A Renison Student’s Experience of Counselling

Wednesday, November 4, 2020

A Renison Student’s Experience of Counselling. Image shows two people sitting across from one another.

“I gained a new perspective on university and mental health overall”

Arriving on campus, or starting online courses for the first time, can be overwhelming. It’s common for students to need time and support to adjust to the circumstances that come with them. At Renison, students have many sources of support that they can rely on, including a team of dedicated Student Services Counsellors. When we posted a series of images on “Counselling Myths” on our social media channels this summer, a student reached out to us to tell us about how counselling was helpful for her. She wanted to share her story to help end the stigma of beginning counselling, and send a message to those who might need support that they aren’t alone. We will refer to this student as M in this article, to maintain her privacy.

When M started at Renison, she struggled with the transition from high school to university. As she tried to adjust to life in residence, she assumed that everyone around her was settling in well and had made many friends. M, on the other hand, felt very isolated and believed that those around her weren’t interested in her friendship.

M made an appointment with Student Services Counsellor Reta Franci after seeing a poster at Renison. She was able to begin counselling quite shortly after she emailed Reta, scheduling a session for the following week.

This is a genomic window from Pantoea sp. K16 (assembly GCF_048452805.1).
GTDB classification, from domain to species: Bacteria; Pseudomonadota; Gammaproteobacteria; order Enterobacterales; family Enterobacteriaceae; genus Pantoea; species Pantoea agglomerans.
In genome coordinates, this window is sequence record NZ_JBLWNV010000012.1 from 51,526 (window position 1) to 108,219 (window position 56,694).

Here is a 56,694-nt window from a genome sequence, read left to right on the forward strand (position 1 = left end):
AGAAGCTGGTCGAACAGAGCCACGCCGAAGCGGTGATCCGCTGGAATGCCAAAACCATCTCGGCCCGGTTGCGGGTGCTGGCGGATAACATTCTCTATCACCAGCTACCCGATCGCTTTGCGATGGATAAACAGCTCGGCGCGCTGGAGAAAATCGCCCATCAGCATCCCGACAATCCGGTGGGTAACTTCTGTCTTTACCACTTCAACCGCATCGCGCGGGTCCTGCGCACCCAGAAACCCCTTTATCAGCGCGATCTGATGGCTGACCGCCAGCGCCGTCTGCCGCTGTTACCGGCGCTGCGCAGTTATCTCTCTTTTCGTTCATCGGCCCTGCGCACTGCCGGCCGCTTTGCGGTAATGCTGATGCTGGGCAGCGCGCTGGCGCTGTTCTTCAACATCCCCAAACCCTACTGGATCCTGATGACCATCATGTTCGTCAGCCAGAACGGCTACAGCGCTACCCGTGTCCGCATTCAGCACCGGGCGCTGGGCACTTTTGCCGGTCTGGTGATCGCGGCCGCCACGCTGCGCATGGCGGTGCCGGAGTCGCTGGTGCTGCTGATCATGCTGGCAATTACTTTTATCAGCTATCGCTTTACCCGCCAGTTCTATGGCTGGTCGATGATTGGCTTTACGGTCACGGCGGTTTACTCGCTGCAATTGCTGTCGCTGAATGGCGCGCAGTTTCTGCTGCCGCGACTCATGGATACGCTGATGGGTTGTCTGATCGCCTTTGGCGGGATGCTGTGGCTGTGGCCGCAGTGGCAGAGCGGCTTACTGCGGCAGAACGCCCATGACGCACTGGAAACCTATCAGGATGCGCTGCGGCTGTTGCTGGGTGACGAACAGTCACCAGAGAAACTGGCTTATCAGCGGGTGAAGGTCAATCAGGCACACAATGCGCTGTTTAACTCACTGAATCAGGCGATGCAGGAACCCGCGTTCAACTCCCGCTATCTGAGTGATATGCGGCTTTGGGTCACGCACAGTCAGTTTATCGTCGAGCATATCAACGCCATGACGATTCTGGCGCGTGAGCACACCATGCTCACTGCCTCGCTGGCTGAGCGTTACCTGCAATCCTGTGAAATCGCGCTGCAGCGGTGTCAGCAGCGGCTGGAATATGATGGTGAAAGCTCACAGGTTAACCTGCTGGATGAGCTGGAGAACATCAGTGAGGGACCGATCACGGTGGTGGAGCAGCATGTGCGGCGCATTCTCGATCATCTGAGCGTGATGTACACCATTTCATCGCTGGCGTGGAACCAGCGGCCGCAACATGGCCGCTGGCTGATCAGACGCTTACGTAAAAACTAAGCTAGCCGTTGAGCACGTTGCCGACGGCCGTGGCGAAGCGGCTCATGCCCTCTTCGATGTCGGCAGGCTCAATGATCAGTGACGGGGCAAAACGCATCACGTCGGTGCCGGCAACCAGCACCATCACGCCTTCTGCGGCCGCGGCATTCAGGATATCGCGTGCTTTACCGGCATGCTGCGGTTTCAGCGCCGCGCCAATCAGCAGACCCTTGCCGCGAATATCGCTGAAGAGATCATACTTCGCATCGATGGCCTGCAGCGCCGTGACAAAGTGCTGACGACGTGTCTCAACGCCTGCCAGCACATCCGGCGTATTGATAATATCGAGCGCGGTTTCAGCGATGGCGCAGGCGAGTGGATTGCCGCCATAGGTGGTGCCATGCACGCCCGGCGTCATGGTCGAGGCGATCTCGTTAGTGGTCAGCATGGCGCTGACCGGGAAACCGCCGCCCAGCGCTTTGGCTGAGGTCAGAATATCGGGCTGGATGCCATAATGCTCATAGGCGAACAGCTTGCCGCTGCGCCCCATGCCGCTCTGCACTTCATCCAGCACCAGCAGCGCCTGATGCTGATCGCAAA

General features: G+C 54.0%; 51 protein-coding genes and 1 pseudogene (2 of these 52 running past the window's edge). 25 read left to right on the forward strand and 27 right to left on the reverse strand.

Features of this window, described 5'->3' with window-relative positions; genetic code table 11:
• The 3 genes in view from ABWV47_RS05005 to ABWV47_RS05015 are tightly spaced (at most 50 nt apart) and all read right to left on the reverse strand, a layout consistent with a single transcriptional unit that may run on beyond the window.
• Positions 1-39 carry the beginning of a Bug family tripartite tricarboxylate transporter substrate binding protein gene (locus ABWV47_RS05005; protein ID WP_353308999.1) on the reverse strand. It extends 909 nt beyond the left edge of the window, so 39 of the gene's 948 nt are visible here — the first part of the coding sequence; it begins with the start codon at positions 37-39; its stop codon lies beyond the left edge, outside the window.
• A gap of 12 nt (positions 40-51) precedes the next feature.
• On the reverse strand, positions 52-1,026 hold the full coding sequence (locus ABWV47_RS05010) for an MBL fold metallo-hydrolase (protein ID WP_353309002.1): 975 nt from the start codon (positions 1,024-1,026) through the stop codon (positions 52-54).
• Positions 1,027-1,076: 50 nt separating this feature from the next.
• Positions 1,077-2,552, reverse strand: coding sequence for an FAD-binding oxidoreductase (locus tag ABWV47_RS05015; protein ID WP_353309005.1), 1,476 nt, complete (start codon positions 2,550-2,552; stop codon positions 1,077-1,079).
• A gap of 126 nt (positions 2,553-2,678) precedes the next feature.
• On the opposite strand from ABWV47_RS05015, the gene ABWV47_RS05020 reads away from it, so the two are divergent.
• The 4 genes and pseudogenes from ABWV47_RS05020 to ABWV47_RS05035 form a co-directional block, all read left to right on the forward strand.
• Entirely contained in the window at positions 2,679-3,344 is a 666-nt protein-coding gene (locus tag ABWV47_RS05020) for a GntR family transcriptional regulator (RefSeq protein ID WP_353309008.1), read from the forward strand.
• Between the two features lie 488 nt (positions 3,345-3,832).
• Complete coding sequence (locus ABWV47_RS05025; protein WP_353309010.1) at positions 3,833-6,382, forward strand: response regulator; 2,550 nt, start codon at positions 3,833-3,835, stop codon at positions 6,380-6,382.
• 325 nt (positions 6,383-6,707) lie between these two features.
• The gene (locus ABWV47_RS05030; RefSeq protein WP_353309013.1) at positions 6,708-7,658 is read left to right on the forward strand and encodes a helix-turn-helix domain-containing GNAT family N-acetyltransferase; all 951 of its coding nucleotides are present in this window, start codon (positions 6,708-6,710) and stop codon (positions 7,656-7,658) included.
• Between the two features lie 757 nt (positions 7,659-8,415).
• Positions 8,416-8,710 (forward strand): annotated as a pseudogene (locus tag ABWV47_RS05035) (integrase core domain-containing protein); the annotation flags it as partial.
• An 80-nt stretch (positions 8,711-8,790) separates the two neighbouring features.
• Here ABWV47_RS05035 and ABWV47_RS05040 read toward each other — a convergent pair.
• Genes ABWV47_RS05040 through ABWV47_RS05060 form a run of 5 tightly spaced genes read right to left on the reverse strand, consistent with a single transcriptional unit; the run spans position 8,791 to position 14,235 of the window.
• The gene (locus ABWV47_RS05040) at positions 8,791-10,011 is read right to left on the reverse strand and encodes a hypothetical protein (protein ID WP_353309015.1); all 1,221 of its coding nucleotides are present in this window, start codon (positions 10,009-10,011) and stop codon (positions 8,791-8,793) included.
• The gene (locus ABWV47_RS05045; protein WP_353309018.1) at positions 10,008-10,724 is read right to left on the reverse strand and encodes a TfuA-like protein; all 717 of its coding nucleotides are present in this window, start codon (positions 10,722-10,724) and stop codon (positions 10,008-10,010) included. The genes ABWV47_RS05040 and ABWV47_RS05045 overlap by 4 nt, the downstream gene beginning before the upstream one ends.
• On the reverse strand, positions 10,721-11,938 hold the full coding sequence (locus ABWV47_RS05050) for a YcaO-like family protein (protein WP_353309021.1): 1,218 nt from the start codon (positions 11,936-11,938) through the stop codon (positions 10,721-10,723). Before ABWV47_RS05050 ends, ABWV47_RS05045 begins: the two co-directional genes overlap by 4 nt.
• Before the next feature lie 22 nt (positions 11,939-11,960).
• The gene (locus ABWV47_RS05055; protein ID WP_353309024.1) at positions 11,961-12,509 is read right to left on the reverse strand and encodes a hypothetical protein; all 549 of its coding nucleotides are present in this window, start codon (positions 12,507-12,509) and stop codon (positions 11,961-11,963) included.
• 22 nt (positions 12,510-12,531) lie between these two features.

M was nervous to meet with Reta, but was reassured by the fact that Reta had a private room and a sound machine to ensure that the session was confidential. Eventually, M says, she was able to be open with Reta as she would with a good friend.

Reta helped M understand that a sense of isolation was normal experience in the transition from high school to university; she wasn’t the only one experiencing it. M gained a new perspective on both university and mental health, and felt much more confident when she began her second year of study. According to M, sessions not only gave her an opportunity to reflect, but they also gave her tools to explore her feelings outside of them. One of the highlights for M was learning about the benefits of meditation, which she now uses in her routine for self-care.

When asked what she would say to you, her fellow students, who may have considered counselling, M said that there should be a fit between you and persons in roles to support you. She added that there may not be an immediate ‘click’; you may need time to feel comfortable to be open and persons in roles to support you may need time to learn about your particular needs. However, you may want to schedule a session with others to see if you would be more comfortable with them. The best case scenario, said M, is that you gain a new perspective about your situation. The worst case? It’s you lose an hour. You don’t need to return. M also gave Reta high praise, saying that although she has seen others for counselling before, Reta was the most helpful.

Renison students who live in Ontario are able to access remote counselling at this time. Location restrictions are related to professional regulations.

Renison students who live outside of Ontario are able to receive guidance with referrals.

Send an email to a Student Services Counsellor to connect.

Reta Franci, MSW, RSW:

Jannah Tudiver, MA, RP, CCC:

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